Racial Tensions Run High in “Strange Fruit #1” – a Review

Jul 11, 2015

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strange fruit #1 coverStrange Fruit #1
Boom! Entertainment

Writer: JG Jones & Mark Waid
Art: JG Jones

Strange Fruit is an interesting release in the current times. In a time when the nation is racially charged over allegations of police brutality and misapplication of deadly force against African Americans, the brutal slayings in the Charleston, SC church, and rage on all sides over the South Carolina State Flag and the Confederate Flag in general, Boom! Entertainment has elected to fire Strange Fruit right into the barrel with the other controversial fish. Of course, comic releases are planned months if not years in advance, so the timing could not have planned. Still, it is a good book being released at a good time. There is often a desire by some comic book fans to remain shielded from social issues  when immersed in their hobby. We have to deal with real stuff in the real world for 12 hours a day in many cases. A lot of fans do not want that content injected into what, for some, is a means of escape. I’m not one of those types of comic book fans, and I applaud the work by JG Jones and Mark Waid to put a historic review of racial tensions in the south squarely in our face.

Strange Fruit is the story of fictional events set during the Great Mississippi Flood of 1927. The tale unfolds inSF-page Chaterlee, MS, and opens with the conscription of African American labor workers to “overtime” duty in efforts to reinforce the levees. Fearful that the river will rise and destroy farm crops and other businesses in the town, townsfolk enter a segregated café and order the workers back to duty after having already completed a full days work. One of the carousers in the café is accused of theft and flees the bar. While on the lam, he runs into a mysterious alien (I guess) who has crash landed on earth.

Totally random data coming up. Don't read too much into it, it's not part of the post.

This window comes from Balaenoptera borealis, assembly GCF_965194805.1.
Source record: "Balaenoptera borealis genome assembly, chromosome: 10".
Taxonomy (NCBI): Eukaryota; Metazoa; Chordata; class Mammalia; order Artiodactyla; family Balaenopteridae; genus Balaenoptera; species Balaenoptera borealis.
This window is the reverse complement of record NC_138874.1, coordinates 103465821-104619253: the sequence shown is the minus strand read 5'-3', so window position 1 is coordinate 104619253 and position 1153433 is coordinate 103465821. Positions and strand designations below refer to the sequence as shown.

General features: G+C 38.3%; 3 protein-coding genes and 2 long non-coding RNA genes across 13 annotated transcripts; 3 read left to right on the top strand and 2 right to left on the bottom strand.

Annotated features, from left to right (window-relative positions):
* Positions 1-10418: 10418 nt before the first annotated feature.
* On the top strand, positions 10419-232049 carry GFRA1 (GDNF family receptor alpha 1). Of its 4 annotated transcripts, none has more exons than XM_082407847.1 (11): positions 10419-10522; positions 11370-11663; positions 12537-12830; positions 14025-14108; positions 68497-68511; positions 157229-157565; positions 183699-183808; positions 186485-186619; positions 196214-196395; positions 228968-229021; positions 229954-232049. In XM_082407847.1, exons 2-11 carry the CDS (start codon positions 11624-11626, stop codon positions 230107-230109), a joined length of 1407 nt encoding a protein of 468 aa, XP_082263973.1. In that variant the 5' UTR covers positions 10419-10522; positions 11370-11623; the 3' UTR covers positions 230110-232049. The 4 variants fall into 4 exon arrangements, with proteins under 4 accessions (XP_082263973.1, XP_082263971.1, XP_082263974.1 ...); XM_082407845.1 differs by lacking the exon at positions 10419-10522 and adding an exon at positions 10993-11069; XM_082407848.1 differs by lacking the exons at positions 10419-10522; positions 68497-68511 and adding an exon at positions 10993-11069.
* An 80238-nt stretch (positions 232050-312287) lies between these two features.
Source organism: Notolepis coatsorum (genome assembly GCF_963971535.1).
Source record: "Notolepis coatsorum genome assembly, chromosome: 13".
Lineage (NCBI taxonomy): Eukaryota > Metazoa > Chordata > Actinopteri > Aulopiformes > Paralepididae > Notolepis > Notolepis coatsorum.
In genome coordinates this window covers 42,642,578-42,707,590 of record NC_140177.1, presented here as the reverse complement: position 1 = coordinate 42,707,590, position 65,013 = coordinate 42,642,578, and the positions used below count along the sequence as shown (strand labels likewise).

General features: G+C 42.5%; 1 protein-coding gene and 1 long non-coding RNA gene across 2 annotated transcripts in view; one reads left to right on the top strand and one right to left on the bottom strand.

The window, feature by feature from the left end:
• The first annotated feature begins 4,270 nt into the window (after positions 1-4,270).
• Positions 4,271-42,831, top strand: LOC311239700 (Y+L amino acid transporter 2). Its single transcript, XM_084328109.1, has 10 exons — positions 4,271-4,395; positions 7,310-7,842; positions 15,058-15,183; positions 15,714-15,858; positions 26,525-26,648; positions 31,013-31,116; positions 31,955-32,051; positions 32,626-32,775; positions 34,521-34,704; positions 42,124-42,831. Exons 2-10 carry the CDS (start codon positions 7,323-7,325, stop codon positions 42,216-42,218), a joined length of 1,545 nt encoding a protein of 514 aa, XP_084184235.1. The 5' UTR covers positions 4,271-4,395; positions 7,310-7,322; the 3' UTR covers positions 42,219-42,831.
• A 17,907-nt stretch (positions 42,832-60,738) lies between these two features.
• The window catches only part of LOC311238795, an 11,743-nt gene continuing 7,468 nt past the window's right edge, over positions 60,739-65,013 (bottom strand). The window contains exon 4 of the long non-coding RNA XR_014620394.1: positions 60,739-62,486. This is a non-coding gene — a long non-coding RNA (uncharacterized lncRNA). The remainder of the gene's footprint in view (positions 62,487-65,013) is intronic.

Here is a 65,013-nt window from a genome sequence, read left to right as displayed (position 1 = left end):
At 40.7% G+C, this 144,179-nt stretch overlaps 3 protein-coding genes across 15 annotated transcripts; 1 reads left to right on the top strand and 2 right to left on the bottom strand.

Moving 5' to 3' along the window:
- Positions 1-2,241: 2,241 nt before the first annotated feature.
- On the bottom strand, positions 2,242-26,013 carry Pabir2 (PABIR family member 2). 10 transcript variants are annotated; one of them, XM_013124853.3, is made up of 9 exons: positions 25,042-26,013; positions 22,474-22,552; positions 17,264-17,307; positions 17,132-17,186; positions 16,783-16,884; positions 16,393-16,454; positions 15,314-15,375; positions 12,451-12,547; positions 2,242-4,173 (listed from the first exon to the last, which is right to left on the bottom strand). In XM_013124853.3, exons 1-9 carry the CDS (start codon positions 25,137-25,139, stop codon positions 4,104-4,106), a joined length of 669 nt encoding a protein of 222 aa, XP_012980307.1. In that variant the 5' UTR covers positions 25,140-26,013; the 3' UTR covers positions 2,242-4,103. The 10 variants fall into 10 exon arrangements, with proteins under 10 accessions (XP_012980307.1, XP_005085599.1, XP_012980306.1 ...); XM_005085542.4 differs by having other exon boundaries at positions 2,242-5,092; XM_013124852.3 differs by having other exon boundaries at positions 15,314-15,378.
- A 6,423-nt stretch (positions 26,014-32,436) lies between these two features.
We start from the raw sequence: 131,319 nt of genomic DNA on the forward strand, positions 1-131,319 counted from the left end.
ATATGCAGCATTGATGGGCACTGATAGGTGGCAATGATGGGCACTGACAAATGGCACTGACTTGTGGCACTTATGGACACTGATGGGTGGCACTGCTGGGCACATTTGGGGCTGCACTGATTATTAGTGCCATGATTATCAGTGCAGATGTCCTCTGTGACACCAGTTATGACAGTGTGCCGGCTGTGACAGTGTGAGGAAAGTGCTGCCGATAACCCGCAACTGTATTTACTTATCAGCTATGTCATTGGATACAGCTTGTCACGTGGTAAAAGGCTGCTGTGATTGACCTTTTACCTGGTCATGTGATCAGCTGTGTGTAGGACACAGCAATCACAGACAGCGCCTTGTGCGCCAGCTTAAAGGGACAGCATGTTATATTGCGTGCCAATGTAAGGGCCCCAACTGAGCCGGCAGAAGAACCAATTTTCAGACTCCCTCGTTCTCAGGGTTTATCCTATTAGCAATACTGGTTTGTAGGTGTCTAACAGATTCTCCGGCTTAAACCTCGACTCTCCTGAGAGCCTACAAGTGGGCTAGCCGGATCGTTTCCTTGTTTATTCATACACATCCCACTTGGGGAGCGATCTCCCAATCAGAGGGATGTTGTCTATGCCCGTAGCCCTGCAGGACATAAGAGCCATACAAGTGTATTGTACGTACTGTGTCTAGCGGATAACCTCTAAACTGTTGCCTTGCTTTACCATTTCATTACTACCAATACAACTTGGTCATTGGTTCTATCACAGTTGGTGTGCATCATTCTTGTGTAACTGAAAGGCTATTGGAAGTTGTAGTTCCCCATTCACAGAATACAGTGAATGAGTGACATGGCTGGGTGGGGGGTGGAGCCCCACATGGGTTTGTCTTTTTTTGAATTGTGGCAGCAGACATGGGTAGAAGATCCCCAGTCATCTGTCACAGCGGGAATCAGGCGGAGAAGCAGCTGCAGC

I cannot say enough how beautiful the artwork in this comic is. A wonderful menagerie of rubbed colors elicits the feeling of the era and communicates the period piece film aspect of this tale. It is as gorgeous as any artist renders that I have seen for film and then some. Easily on par with an Alex Ross work, JG Jones is at the height of his craft in Strange Fruit. Silent panels where appropriate, and raw power transmitted in the muscles and movement of the main protagonist (who I call John Henry in my head) are key elements that make the description of this work as nothing less than beautiful perfectly appropriate.

Rendering southern dialect in a script is often burdensome and can feel clunky, especially for a reader who is notstrange fruit panels from the south. But Jones and Waid pull this off masterfully. The lines and character actions capture the sense of racial tension and frustration that catapulted the country into the violence and war of words and segregation reformation and repeals that characterized racial tensions in the deep south in the early third if the 20th century and beyond. More masterfully done, however, is the injection into the story of Caucasian Americans who were equally against the sub-human treatment of African Americans during the time. And the heroic actions of “John Henry” delivering the come uppance to members of the Klan in the book’s climax is superbly scripted and rendered. Capping the book off with the hero wrapped in a flag about his waist is comedically poignant and ironically pointed in its satire.

Issue #1 of Strange Fruit ranks up there with other great first issues such as Kingdom Come. I cannot wait to see what JG Jones and Mark Waid have in store for us in the next installment of this series.